The committee rescinded those approvals, as well as an option for lawmakers to purchase their laptops and printers for each. President Barack Obama signed the settlement into law last month after more than a decade of negotiations, but the deal still must be ratified by the tribes members.
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But I want to be clear; What matters far more than words — what matters far more than any reso- lution or declaration — are actions to match those words.” The endorsement of the declara- tion by the U.
Tribal President Joe Shirley Jr., Vice President Ben Shelly, council Speaker Lawrence Morgan and executive branch chief of staff Patrick Sandoval were to have benefited from the bonuses. Some said tribal property that contains per- sonal information or furniture and ve- hicles that have been used by one person for years should be passed on to that person.
The agreement itself makes no men- tion of repayment, and Crow leaders dismissed the idea as one of several false rumors making the rounds with- in the tribe. The agreement allows the tribe to sell or lease up to 50,000 acre-feet of water annually and to build a new hydroelectric project at Yellowtail Af- terbay Dam north of Bighorn Lake. BENEFITS AWARD LETTER WITH QUALIFICATIONS SPECIFIC TO THIS EXEMPTION THAT CERTIFIES THE 100% SERVICE RELATED DISABILITY PROPERTY VALUATION FREEZE (AKA: SENIOR FREEZE): THE OWNER MUST BE 65 YEARS OLD OR OLDER AS OF JANUARY 1ST, 2011; AND GROSS HOUSEHOLD INCOME LEVEL CANNOT EXCEED $59,300.00 FOR THE 2010 YEAR. 10 he would introduce legislation to require UND to keep its nickname and logo.
Nevertheless, even concerns that lack validity could make the settle- ment a tough sell, said Dale Old Horn, a spokesman for the tribal govern- ments executive branch. Black Eagle said preliminary work on the hydroelectric project would begin “right away.” The agreement includes a $20 mil- lion account for the tribe to pursue the hydro project and others involving coal or renewable energy. M BURBANK - CITY HALL -105 FIRST ST - JANUARY 28, A. - NOON FOR THE PURPOSE OF TAKING NEW APPLICATIONS FOR HOME- STEAD EXEMPTION, DOUBLE HOMESTEAD EXEMPTION, SENIOR FREEZE, VETERANS EXEMPTION, REPORTING CHANGES MADE TO YOUR PROPERTY AND/OR BUILDINGS, TURN- ING IN MANUFACTURED HOMES, RENDERING BUSINESS PERSONALS, REPORTING FARM EQUIPMENT, TRACTORS, ETC., AND APPLYING FOR AGRICULTURE FUEL EXEMPTION. TO QUALIFY THE TAXPAYER MUST PROVIDE COPIES OF 2010 PAPERS TO VERIFY TOTAL HOUSEHOLD INCOME OF ALL OCCU- PANTS LIVING IN THE HOMESTEAD PROPER- TY TOTAL HOUSEHOLD INCOME INCLUDES ALL TAXABLE AND NON-TAXABLE INCOME SOURCES. IT IS THE RESPONSIBILITY OF THE TAXPAYER TO NOTIFY THIS OFFICE IF INCOME EXCEEDS THE QUALIFIED AMOUNTS. PHONE: 918-287-3448 Page 4 • January 21, 201 1 • Native American Times N. Bills seek to keep Fighting Sioux nickname DALE WETZEL Associated Press BISMARCK, N. (AP) - Two North Dakota House bills would delay or halt the University of North Dakota from discarding its Fighting Sioux nickname and American Indian head logo, a job the school wants to finish this sum- mer to avoid NCAA penalties. The bill, which was obtained by The Associat- ed Press, orders Attorney General Wayne Stenehjem to consider filing an antitrust lawsuit against the NCAA if the associa- tion tries to sanction UND for keeping the nickname. David Monson, R-Osnabrock, says the university may not drop the nickname or logo unless the Standing Rock Sioux Tribe holds a referendum and tribal vot- ers deny UND permission to continue using them.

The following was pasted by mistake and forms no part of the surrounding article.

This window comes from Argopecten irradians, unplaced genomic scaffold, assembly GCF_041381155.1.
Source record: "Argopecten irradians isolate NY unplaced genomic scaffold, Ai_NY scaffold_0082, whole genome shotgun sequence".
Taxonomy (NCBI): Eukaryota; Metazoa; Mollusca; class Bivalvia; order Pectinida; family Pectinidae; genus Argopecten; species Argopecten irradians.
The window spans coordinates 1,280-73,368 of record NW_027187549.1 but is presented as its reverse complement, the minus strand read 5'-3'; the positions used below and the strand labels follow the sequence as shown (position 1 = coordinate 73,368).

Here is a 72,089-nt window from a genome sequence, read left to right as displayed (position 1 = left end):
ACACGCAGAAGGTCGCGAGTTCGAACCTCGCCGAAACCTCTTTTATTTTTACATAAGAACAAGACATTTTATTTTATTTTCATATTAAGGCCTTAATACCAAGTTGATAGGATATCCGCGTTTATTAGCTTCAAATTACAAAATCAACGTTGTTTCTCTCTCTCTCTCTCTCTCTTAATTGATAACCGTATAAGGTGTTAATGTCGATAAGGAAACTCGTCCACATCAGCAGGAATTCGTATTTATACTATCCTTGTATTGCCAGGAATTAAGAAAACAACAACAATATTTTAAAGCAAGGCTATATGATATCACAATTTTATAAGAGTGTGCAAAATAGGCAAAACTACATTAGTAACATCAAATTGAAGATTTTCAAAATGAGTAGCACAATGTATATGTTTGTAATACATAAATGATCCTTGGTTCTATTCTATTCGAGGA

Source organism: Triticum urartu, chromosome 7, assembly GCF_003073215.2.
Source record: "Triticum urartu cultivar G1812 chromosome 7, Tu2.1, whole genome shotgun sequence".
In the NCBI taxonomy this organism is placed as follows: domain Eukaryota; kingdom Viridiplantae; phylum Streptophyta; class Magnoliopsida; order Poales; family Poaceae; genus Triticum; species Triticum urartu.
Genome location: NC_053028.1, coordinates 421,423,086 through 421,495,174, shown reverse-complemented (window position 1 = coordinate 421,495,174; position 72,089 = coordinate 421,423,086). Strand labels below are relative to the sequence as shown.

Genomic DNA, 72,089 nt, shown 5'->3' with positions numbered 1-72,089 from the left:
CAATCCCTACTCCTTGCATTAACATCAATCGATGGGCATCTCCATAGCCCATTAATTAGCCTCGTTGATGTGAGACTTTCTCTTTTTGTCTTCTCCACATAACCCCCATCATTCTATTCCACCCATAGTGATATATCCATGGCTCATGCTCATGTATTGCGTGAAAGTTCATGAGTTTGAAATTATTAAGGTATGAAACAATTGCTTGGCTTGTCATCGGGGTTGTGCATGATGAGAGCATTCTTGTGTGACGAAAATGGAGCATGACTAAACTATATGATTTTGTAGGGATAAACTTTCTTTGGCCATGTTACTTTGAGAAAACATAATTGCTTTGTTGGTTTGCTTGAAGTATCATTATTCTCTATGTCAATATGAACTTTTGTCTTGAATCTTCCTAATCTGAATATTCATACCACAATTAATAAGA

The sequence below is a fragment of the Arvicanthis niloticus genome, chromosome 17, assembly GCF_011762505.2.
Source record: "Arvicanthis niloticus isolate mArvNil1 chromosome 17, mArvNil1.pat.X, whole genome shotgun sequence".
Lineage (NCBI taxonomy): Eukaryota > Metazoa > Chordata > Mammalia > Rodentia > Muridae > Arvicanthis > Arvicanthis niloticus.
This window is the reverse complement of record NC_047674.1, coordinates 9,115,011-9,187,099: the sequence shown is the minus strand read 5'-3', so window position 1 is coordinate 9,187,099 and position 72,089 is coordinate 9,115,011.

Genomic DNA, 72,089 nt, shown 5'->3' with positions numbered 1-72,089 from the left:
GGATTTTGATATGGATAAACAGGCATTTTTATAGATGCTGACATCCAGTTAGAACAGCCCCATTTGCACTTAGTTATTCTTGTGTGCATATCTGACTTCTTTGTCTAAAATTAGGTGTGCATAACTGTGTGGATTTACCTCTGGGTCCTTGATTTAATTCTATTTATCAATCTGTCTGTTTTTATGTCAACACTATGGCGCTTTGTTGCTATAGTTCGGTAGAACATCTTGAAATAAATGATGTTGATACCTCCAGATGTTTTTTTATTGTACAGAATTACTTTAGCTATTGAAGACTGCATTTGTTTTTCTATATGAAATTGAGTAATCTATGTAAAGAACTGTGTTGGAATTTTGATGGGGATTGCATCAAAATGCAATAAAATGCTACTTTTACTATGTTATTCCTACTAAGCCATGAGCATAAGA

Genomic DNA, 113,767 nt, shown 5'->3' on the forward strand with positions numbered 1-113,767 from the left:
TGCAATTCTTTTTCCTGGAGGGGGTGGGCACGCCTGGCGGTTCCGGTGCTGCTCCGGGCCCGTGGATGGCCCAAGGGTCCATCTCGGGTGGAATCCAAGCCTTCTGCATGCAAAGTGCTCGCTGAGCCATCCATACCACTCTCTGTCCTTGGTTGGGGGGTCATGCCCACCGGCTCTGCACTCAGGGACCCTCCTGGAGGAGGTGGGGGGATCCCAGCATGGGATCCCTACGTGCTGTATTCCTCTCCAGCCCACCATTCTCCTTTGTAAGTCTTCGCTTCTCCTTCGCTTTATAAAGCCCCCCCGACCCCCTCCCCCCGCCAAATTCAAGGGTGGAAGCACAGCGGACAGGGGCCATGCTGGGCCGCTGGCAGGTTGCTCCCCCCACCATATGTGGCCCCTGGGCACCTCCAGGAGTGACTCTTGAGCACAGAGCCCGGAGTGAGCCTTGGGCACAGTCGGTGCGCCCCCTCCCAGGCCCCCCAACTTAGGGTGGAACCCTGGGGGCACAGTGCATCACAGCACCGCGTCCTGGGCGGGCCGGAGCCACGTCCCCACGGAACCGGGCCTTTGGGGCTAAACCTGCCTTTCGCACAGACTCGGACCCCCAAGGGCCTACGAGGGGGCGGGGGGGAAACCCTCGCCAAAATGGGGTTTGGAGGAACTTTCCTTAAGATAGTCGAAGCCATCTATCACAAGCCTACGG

Crude Rate of Alaska Native Suicide by Alaska Department of Labor Region 2001-2009 Statewide l luiw Lnjtivr Rate- i ; Jim Native American Times • January 21, 2011 • Page 3 Crow leaders, Tester push $46 1M water settlement MATTHEW BROWN Associated Press CROW AGENCY, Mont. “With that water, with that lifeblood, you can start making things move forward in Crow Nation.” The deal would allocate to the tribe up to 300,000 acre-feet of water an- nually from Bighorn Lake, a govern- ment-operated reservoir along the Wyoming border, and 500,000 acre- feet annually from the Bighorn River.
The federal government would spend 1 million on irrigation improve- ments, industrial and municipal water system upgrades and other projects.The incoming president, vice presi- dent and speaker are able to furnish their homes provided by the tribe.But questions arose regarding the legality of the bonuses and property purchases, and some Navajos saying the property should go to those truly in need.In exchange, the tribe would waive any legal claims against the govern- ment for being denied adequate water resources in the past.Although half the storage allocation in Bighorn Lake could not be used for irrigation or agriculture, Crow offi- cials said the tribe’s net gain of 650,000 acre-feet of water still marks a vast in- crease over what is now used by the tribe.Diana De Chilly of Fort Defiance said she has been giving a ride to a woman who works in Window Rock, who she found hitchhiking on a cold morning.